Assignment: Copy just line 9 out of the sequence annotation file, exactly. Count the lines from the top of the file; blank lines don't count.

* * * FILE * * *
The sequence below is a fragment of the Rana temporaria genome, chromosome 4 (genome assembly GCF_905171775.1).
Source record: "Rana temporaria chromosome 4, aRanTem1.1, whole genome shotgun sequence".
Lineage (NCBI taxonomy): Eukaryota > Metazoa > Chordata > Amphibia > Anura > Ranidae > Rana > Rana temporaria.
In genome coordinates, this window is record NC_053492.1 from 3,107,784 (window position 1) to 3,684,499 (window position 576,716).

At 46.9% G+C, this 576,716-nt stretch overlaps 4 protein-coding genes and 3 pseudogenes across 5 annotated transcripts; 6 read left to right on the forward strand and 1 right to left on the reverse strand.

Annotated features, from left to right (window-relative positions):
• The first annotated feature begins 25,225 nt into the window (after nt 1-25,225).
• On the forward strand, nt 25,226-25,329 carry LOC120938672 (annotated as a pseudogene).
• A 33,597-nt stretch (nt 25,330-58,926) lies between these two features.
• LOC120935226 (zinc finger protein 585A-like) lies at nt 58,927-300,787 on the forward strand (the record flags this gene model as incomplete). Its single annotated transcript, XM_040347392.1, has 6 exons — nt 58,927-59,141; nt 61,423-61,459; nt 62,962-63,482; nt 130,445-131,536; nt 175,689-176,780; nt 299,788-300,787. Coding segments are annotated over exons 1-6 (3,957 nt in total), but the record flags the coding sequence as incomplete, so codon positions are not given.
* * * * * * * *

• A 33,597-nt stretch (nt 25,330-58,926) lies between these two features.